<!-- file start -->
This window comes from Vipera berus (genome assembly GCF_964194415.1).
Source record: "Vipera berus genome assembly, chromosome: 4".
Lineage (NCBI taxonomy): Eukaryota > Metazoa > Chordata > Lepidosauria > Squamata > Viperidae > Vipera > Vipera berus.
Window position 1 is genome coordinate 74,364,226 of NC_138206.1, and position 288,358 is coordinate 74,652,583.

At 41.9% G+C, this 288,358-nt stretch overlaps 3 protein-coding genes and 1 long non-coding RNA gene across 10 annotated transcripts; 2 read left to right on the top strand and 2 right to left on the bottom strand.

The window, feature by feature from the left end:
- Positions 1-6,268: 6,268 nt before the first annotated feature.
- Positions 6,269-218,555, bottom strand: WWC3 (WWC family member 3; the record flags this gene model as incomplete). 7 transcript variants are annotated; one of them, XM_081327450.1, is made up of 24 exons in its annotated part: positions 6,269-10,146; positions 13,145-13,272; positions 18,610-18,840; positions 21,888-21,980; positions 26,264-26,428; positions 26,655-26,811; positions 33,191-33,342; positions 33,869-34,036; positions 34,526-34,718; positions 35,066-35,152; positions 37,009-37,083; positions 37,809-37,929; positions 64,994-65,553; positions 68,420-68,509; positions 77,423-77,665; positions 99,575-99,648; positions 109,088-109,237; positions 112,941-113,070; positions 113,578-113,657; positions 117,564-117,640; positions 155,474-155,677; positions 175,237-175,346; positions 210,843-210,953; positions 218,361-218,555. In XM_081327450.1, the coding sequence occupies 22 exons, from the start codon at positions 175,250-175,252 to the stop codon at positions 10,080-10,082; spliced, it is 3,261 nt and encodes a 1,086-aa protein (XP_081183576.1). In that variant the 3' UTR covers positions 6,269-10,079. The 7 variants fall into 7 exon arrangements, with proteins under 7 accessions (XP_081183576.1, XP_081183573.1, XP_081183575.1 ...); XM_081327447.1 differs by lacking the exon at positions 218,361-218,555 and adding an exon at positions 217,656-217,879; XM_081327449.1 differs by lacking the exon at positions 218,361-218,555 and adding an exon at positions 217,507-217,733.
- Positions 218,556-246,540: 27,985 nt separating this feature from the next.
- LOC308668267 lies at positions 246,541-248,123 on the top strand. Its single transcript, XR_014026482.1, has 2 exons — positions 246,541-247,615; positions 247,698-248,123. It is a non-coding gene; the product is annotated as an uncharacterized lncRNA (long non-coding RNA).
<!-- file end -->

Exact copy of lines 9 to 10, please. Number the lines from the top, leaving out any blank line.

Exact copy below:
- Positions 218,556-246,540: 27,985 nt separating this feature from the next.
- LOC308668267 lies at positions 246,541-248,123 on the top strand. Its single transcript, XR_014026482.1, has 2 exons — positions 246,541-247,615; positions 247,698-248,123. It is a non-coding gene; the product is annotated as an uncharacterized lncRNA (long non-coding RNA).